WRC 10 brings about a very interesting mix where you’re not only weighing the benefits of what each event can bring; you’re also managing the talents of those you employ. You’re able to unlock skills, hire researchers to help create better equipment, and assemble a championship-worthy team that can see you through the entire event. It’s not a new game mode in the WRC line-up, but it’s one that still remains entertaining, particularly if you like the micromanagement aspect it brings. The options you have are plentiful, and you’ll constantly be weighing positives and negatives against each other as you slowly, but surely, make a name for yourself and your team.

As noted, WRC 10 also has the driving segments you have to wrestle with, and it does not disappoint in this regard. It brings a plethora of new cars, new stages, and new rallies, and pulls out all the stops and lets you go crazy on the road. Speeding through empty streets, listening to the hum of the engine, and taking precise turns while your partner/navigator tells you of the obstacles ahead is truly immersive when combined with the next generation graphics it employs.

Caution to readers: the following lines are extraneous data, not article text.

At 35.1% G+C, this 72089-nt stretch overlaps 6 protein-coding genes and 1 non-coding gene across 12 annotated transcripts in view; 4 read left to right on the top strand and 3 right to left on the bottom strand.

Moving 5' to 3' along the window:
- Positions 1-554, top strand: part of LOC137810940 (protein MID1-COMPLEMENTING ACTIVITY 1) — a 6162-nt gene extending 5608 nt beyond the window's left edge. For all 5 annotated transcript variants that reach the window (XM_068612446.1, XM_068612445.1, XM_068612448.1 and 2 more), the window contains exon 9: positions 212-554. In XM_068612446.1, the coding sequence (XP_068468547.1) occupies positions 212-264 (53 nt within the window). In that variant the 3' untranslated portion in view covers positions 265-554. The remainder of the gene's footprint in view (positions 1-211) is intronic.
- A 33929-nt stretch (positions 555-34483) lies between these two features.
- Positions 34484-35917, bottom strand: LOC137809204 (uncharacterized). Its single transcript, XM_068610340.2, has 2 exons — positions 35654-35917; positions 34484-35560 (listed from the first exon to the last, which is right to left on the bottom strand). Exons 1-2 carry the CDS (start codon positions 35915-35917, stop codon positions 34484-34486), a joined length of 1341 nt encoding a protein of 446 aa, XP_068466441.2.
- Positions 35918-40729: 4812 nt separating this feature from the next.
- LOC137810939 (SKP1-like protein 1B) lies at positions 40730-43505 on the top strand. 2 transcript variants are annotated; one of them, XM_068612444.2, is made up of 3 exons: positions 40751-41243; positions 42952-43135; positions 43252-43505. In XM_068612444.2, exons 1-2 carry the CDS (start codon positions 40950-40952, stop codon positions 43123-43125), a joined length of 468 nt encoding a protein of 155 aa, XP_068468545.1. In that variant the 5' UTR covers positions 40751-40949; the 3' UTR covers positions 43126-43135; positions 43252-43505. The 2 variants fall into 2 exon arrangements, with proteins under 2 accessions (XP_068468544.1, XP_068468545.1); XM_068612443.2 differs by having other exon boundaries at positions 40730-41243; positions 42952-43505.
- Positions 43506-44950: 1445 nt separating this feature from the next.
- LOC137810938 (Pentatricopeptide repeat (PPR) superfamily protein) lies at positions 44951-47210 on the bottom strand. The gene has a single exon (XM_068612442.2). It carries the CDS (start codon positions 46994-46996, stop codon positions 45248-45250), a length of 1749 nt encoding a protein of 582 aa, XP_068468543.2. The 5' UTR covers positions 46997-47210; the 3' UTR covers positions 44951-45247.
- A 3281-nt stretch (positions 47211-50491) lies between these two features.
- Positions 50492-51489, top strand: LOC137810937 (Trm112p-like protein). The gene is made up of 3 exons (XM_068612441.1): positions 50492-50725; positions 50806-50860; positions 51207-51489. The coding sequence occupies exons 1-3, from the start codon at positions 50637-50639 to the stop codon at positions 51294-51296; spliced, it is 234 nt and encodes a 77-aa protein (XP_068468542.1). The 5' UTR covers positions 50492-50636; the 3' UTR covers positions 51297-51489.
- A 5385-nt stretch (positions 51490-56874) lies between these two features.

Each stage you’ll run through in WRC 10 affects how your vehicle will perform, and what vehicle you pick will drastically alter the outcome. It’s always a thrilling balance between speed and safety, and you’ll turn corners and burn rubber in an attempt to finish as fast as you can in the safest way possible. After all, a misstep can result in a disastrous crash.

Newcomers need not be afraid. While WRC 10 takes a more simulation-based approach to its driving, there’s plenty of helpful assists to slowly help you acclimate to its requirements. Conversely, if that’s not enough of a challenge for you, then you can always dive straight into the tougher contracts with wet roads and low visibility to test your skills. The sky’s the limit when it comes to how you want to enjoy your driving in the game. In this regard, the PlayStation 5’s DualSense controller is nothing short of perfect, bringing an superior experience when it comes to enjoying the rallies themselves.

That said, while WRC 10 is a fun game to play, it does give the impression as a title that, at times, feels like a slight step up rather than a full sequel. Almost everything WRC 10 does is an overall improvement over WRC 9, but it nonetheless suffers from the same issues. Texture pop-in is present and can be jarring when contrasted with the game’s photorealistic tracks, and some slowdown now and then can be frustrating in a game that pushes you to go as fast as you can.

For newcomers to the series, WRC 10 will be able to scratch an itch that other racing games can’t, but those who still have WRC 9 fresh on their minds might also find WRC 10 as a sequel that doesn’t give nearly as much as it should.


• Great graphics and great gameplay, especially if you like the series’ Career mode

• Really immersive due to the DualSense triggers

• Accessible even to newcomers, with plenty of options in how you want to run your rallies


• Can be viewed as an update rather than a sequel

• Still has the same issues as those in WRC 9

RATING: 8.5/10